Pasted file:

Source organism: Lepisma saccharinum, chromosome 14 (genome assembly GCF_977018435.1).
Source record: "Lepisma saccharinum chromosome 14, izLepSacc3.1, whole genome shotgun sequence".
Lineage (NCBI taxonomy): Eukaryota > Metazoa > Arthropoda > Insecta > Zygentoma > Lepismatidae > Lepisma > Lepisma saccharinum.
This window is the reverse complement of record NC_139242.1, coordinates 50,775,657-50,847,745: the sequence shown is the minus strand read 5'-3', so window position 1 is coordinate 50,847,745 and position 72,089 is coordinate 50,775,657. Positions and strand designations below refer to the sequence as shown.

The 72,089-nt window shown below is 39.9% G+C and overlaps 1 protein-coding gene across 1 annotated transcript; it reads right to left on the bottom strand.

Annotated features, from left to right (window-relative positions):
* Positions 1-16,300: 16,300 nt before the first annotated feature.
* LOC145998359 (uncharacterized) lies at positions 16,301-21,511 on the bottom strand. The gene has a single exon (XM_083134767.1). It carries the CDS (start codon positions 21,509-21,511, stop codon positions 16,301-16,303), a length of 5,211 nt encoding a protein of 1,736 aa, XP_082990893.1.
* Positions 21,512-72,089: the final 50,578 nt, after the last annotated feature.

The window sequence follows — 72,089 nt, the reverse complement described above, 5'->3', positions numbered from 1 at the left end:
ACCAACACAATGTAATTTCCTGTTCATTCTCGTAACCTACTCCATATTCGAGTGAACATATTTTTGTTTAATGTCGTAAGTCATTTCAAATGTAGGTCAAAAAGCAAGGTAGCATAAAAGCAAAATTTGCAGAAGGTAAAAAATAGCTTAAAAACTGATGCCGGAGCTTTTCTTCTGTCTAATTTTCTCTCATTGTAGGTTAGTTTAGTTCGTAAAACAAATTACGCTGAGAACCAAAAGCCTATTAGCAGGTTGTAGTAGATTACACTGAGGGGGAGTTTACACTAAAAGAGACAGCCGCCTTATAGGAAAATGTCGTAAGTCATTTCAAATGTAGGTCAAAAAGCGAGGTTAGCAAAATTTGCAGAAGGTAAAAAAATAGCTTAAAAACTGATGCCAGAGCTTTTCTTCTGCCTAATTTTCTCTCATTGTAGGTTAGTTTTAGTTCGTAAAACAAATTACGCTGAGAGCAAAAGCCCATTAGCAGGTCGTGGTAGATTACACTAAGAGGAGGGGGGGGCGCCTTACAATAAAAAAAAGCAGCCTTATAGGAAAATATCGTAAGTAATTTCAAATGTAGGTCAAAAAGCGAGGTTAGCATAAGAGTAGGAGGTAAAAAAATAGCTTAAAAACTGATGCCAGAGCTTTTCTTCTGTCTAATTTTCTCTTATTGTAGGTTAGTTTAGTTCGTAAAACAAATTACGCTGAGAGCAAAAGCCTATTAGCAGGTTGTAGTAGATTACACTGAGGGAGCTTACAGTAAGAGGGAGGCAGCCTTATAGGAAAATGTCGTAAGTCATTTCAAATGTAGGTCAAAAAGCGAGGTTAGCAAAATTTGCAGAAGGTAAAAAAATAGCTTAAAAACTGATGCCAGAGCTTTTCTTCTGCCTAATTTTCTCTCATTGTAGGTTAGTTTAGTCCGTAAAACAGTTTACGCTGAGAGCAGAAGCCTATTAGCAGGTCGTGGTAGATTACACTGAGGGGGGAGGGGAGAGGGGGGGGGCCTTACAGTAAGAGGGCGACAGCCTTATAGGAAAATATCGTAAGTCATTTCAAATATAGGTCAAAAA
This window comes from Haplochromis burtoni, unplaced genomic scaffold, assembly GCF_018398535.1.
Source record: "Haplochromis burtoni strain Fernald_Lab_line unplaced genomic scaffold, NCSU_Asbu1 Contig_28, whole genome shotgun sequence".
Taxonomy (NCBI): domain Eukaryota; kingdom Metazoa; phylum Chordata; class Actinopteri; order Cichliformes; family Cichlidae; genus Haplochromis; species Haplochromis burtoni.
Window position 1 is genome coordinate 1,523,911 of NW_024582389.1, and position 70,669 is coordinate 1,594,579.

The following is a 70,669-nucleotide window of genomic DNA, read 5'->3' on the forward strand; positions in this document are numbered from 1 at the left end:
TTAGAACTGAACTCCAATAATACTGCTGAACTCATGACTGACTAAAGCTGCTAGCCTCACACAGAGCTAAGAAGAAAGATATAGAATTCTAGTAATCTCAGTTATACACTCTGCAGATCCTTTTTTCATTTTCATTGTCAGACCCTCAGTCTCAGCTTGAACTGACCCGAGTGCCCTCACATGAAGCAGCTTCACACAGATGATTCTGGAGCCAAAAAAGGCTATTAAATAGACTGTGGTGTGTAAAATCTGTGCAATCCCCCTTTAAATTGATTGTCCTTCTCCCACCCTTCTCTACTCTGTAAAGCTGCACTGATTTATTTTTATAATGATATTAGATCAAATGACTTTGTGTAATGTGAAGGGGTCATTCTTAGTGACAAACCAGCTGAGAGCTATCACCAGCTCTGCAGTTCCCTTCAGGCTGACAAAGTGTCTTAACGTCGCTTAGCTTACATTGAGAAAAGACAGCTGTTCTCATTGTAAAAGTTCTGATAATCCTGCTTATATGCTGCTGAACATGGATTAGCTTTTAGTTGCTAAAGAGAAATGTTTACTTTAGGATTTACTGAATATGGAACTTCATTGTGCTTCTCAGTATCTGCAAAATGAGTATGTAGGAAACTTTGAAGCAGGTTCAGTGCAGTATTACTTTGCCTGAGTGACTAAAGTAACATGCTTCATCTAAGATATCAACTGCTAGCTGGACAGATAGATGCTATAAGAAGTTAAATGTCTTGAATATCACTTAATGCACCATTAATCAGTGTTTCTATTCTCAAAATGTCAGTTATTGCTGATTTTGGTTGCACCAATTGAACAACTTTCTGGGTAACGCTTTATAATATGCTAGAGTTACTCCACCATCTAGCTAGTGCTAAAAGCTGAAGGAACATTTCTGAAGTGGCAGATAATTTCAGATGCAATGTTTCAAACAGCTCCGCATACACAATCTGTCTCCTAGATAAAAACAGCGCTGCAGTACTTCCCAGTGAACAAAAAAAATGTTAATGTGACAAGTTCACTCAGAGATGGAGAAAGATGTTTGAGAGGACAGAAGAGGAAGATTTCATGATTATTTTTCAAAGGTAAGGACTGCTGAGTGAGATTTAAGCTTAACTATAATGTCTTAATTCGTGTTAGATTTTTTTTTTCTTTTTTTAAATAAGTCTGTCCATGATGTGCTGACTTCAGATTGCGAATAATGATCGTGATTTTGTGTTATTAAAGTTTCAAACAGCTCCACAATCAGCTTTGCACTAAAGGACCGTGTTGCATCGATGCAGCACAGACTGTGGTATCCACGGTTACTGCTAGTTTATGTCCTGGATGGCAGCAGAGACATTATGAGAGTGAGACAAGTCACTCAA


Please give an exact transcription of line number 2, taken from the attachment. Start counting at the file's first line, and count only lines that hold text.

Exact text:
Source record: "Lepisma saccharinum chromosome 14, izLepSacc3.1, whole genome shotgun sequence".